After seeing the results of this event, if you were to play in a PTQ next weekend, what deck would you choose to play??
    Anything with Sarcatog.

    Tell us about something from this event that stands out in your mind.?
    A lot of my opponents would counter my Terrarion, but not my Chromatic Sphere.




    Jin Okamoto

    Jin Okamoto

    Please tell us about yourself.?
    I'm a professional gamer from Aichi. I'm 30-years-old.

    What are some of your previous outstanding Magic achievements?
    I won the last Asia-Pacific Championship. I was the finalist at Worlds 03, and the finalist at PT Seattle.

    How did you prepare for this event? Did you have a playtest partner or work with a team?
    Image training.

    Who designed your deck? Is there anything unique about it?
    I copied Antoine Ruel's deck from LA, and tweaked it a little bit to make it easier for me to use. (Grats, Antoine!)

    Of the decks you saw at this tournament, which one(s) impressed you the most??
    Mihara's Seismic Assault deck.

    After seeing the results of this event, if you were to play in a PTQ next weekend, what deck would you choose to play??
    Something that contains Psychatog.

    Tell us about something from this event that stands out in your mind.?
    I won one game by attacking with a Wonder that I played on the fourth turn.




    Makihito Mihara

    Makihito Mihara

    Please tell us about yourself.?
    I live in Oita prefecture, where I attend college. I'm 23-years-old.

    What are some of your previous outstanding Magic achievements?
    I've made the Top 8 of Japan Nationals three years in a row beginning in 2003.

    How did you prepare for this event? Did you have a playtest partner or work with a team? Who designed your deck? Is there anything unique about it?
    I designed my deck myself after I remember about Seismic Assault.

    Of the decks you saw at this tournament, which one(s) impressed you the most??
    I have to say, mine.

    After seeing the results of this event, if you were to play in a PTQ next weekend, what deck would you choose to play??
    No-Stick.

    Tell us about something from this event that stands out in your mind.?
    I don't know exactly how, but I was able to beat both No-Stick and Mind's Desire.




    Tomohiro Kaji

    Tomohiro Kaji

    Please tell us about yourself.?
    I live in Saitama, north of Tokyo. I'm a 21-year-old university student.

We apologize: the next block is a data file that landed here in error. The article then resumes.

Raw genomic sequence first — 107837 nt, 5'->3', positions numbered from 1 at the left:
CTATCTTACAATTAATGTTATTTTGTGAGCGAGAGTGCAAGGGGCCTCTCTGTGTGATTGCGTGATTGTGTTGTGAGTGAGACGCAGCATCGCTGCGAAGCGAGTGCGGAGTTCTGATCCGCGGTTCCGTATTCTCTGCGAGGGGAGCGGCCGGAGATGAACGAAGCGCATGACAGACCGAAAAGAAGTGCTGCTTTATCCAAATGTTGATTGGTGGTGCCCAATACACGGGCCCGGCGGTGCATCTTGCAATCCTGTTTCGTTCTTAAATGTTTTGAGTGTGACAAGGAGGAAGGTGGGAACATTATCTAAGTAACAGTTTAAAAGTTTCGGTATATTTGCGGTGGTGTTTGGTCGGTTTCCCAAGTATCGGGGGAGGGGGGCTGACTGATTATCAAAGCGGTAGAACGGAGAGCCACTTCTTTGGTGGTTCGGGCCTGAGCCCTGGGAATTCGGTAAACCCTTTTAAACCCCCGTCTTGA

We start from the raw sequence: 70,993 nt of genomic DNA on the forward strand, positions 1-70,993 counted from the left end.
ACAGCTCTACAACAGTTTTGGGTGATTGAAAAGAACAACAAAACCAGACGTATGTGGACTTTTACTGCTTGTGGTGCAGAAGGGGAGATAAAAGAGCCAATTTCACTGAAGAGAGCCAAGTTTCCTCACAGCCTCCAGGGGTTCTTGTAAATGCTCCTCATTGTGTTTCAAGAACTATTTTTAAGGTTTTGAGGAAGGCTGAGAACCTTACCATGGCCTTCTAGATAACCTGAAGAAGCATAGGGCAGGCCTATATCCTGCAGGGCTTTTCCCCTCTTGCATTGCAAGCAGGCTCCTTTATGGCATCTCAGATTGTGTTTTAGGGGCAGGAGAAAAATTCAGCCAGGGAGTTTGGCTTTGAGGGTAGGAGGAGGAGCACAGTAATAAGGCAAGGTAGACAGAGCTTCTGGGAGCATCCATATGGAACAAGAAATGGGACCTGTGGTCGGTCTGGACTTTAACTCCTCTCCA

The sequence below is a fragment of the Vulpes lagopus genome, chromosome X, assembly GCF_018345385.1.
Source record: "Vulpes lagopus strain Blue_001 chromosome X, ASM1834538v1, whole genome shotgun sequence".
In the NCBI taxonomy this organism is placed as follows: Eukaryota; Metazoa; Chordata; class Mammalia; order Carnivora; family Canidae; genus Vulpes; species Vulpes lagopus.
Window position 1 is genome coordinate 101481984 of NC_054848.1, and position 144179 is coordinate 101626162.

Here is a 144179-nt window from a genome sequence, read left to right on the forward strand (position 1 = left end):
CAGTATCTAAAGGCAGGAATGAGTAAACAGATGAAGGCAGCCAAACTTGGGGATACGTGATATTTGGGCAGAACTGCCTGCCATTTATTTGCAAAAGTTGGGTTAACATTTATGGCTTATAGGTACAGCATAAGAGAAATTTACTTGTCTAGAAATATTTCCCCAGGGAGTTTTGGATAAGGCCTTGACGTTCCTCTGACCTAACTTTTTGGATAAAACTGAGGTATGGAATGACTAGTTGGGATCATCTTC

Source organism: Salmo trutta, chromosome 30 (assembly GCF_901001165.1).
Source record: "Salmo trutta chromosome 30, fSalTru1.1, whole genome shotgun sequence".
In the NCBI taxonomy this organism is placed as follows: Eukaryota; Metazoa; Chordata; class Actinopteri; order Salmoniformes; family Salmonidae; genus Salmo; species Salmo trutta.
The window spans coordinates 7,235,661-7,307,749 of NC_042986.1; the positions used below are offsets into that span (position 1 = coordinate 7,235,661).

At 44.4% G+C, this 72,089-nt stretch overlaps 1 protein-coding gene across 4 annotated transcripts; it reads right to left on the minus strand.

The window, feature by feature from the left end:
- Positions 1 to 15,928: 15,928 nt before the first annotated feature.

What are some of your previous outstanding Magic achievements?
    I came in fourth at PT Atlanta.

    How did you prepare for this event? Did you have a playtest partner or work with a team?
    I worked with Katsuhiro Mori the day before the Grand Prix.

    Who designed your deck? Is there anything unique about it?
    Probably the most unique thing is the 12 instants in the sideboard.

    Of the decks you saw at this tournament, which one(s) impressed you the most??
    This one.

    After seeing the results of this event, if you were to play in a PTQ next weekend, what deck would you choose to play??
    The same deck I played this weekend.

    Tell us about something from this event that stands out in your mind.?
    I won my last match and got into the Top 8!




    Itaru Ishida

    Itaru Ishida

    Please tell us about yourself.?
    I live in Tokyo, where I work on various projects. I'm now 26.

    What are some of your previous outstanding Magic achievements?
    Finalist at PT Seattle. This is my 15th Top 8 at a GP.

    How did you prepare for this event? Did you have a playtest partner or work with a team?
    I got together with Takuya Oosawa, Ryou Ogura, and Akihiro Takakuwa.

    Who designed your deck? Is there anything unique about it?
    This deck is a hybrid of traditional Psychatog and Dredge-a-tog.

    Of the decks you saw at this tournament, which one(s) impressed you the most??
    Reanimator with Sundering Titan, definitely.

    After seeing the results of this event, if you were to play in a PTQ next weekend, what deck would you choose to play??
    A threshold deck with a full compliment of 8 mongooses.

    Tell us about something from this event that stands out in your mind.?
    In one match, my opponent mulliganed over 10 times.




    Ryo Ogura

    Ryo Ogura

    Please tell us about yourself.?
    I'm a 21-year-old university student from Aichi.

    What are some of your previous outstanding Magic achievements?